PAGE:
How to Play Fantasy Hockey

Three Methods:Learning the GameBuilding Your RosterManaging Your Team

Whether it’s a cash prize, a trophy, or mere bragging rights at stake, fantasy hockey is a popular way for fans of the sport to take even more delight in the NHL’s regular season. While it doesn’t have the same appeal as fantasy baseball, football, or basketball—at least in the United States—fantasy hockey is taken just as seriously by those who play it on a regular basis. If you have a basic understanding of the sport, taking part in a fantasy league is a fun way to add extra significance to the season.

Method 1
Learning the Game

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    Research the types of fantasy hockey. As with the majority of fantasy sports, fantasy hockey is presented in several different forms:
    • In rotisserie fantasy hockey, stat categories award points based on the number of teams in the league (for example, in a 10-team league, categories award points from 1 to 10 depending on where teams rank in that category). If you rank fifth in assists, that would be worth 6 points to your team. The owner with the highest point total at the end of the season is declared the winner.
    • Points-based is the simplest style of fantasy hockey, awarding different point totals for various achievements (goals, penalty minutes, goalie wins, and others). The team that collects the most points wins.
    • Head-to-head pits one team owner against another on a weekly basis. Their rosters compete against one another in various statistical categories, with each team earning a “win” for finishing ahead of the opponent in a category. Rather than accumulate points, team owners aim to finish with the best “win-loss record” at season’s end.
    • Salary-based is a fantasy game in which owners are given a fixed amount of fictional money and must use it to build a team. Each player in the NHL is tagged with a predetermined “salary.” Users are not allowed to exceed the “salary cap.”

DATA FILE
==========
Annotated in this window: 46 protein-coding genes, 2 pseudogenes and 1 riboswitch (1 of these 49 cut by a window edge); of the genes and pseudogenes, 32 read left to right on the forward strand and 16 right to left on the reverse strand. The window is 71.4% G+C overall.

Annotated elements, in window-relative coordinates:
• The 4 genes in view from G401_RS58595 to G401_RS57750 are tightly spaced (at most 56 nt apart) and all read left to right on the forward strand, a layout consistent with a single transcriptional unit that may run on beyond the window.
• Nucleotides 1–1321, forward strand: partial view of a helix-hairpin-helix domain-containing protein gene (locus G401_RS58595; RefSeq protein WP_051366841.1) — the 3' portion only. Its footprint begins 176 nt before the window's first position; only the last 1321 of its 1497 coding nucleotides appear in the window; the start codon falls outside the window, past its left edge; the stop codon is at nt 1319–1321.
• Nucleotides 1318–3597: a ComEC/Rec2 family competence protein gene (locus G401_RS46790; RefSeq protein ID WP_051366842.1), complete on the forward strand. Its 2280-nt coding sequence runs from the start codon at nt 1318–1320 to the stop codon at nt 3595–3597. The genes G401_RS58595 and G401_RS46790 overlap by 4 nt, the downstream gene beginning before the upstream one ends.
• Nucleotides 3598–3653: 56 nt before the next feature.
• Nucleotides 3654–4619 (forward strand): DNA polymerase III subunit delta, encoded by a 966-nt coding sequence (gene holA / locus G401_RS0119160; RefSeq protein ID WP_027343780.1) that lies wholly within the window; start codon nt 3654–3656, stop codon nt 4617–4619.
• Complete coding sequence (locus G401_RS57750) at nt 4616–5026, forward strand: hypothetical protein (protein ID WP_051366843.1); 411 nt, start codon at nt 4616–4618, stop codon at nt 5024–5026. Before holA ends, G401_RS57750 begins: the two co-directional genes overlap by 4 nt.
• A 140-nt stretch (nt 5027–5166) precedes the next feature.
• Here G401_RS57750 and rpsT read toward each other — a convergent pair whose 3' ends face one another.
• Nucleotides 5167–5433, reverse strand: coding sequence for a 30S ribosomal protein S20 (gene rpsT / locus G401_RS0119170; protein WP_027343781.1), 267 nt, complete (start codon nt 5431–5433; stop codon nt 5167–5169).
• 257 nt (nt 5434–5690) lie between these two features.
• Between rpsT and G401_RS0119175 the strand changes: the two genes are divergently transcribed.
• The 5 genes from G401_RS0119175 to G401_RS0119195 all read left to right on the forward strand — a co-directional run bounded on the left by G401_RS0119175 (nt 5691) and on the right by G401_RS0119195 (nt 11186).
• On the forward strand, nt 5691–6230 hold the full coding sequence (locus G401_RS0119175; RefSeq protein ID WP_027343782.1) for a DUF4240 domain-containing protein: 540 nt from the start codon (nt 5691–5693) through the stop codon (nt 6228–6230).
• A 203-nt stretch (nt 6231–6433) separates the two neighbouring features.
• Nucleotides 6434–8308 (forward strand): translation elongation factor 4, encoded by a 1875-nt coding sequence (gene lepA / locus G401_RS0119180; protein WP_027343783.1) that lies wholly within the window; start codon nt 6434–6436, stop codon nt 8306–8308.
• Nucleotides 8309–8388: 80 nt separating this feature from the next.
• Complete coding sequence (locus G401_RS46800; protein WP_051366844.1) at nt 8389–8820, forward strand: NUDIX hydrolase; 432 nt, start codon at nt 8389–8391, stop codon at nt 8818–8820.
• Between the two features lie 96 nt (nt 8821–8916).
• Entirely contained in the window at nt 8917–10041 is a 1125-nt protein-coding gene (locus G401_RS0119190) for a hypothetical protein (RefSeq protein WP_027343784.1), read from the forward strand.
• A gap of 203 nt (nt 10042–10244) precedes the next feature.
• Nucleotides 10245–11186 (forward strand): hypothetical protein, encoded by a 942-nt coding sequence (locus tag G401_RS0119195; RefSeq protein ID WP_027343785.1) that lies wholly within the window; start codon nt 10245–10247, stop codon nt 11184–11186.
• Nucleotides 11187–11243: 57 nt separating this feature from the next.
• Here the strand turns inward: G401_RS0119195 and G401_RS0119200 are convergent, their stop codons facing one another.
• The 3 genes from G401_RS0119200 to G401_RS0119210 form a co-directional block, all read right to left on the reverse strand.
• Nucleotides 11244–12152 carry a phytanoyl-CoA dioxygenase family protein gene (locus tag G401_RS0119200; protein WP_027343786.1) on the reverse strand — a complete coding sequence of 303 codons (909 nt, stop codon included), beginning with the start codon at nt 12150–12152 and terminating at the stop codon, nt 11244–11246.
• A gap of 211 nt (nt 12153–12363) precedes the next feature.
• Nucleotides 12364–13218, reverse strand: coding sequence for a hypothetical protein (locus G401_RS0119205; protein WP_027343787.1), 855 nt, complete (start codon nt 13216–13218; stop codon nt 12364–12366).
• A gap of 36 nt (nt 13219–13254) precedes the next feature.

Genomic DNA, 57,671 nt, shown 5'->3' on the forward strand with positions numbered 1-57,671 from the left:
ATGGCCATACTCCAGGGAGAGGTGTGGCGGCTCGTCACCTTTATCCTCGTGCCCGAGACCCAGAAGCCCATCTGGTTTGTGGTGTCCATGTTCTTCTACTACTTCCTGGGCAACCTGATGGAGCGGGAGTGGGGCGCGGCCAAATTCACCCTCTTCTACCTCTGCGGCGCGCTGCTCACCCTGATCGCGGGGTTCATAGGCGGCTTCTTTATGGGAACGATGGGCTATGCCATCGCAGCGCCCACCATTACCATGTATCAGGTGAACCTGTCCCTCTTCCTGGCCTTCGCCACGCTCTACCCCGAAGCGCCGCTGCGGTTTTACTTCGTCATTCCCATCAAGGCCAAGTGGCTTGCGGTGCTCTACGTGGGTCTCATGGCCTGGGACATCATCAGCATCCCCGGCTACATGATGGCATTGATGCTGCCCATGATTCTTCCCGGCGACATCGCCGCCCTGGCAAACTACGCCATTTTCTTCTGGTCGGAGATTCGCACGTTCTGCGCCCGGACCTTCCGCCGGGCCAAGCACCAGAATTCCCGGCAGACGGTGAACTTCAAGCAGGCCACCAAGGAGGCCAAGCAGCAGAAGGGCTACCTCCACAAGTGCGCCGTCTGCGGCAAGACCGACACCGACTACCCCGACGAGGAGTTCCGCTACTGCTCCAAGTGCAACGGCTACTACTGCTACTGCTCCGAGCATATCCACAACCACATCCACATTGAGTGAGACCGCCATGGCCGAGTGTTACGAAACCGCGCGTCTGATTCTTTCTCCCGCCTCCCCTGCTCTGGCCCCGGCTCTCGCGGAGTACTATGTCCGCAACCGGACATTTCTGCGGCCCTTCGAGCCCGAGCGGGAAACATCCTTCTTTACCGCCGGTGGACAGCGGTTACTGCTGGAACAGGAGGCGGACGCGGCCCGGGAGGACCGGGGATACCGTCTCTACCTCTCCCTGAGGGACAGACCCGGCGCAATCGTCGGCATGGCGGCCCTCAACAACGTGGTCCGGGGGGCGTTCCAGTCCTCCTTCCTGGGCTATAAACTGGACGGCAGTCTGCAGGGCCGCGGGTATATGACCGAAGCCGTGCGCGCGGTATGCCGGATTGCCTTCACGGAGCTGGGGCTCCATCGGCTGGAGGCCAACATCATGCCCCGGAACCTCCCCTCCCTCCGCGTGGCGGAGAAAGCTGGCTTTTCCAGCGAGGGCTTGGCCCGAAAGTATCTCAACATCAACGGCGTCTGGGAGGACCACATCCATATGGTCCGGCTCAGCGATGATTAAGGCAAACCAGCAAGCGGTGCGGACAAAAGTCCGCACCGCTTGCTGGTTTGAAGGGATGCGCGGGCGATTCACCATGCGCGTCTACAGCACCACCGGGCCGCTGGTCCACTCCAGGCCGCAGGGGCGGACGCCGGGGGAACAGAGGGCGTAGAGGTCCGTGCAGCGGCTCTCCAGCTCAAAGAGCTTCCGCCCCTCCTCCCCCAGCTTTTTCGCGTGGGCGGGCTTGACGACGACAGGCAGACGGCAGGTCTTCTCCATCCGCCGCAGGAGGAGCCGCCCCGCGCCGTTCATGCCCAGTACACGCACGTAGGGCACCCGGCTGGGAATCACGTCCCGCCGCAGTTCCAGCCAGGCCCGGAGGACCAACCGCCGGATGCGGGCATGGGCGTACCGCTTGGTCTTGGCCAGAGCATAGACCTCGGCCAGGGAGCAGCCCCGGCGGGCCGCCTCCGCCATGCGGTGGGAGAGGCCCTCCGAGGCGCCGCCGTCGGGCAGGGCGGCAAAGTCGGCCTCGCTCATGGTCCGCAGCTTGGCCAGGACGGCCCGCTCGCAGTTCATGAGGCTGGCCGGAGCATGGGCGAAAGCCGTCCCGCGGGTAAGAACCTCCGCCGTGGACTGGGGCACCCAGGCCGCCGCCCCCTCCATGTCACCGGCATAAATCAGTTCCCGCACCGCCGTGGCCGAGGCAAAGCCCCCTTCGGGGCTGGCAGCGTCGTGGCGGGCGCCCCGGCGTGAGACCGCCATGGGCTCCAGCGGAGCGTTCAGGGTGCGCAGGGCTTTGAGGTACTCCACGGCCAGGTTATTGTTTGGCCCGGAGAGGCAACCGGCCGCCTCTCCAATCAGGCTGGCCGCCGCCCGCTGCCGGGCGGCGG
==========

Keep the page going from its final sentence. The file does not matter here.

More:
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    Research the types of leagues. It is important to establish how much commitment you’re willing to put into playing fantasy hockey before deciding on what kind of league you’re interested in entering:
    • Single-year leagues are the simplest form of fantasy hockey. You draft a team, make roster moves throughout the season and go for the championship. The following year, you start completely from scratch. This style of league is ideal for anyone looking for something easy to track and requiring the minimum amount of commitment.
    • Keeper leagues allow fantasy players to keep a maximum number of NHL players on their roster from one season to the next. Some leagues mandate that each team keep the same number of players, while others set a range of players per team. The following year’s draft includes any player not retained.
    • In dynasty leagues, teams remain the same from year to year, with the only roster changes coming in the form of player adds, player drops and trades. Each year, the annual draft consists exclusively of rookies. This league requires a great deal of attention and commitment.
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    Learn about the categories. While each league varies, most use some variation of 10 categories—six devoted to forwards and defenseman and four geared toward goaltenders: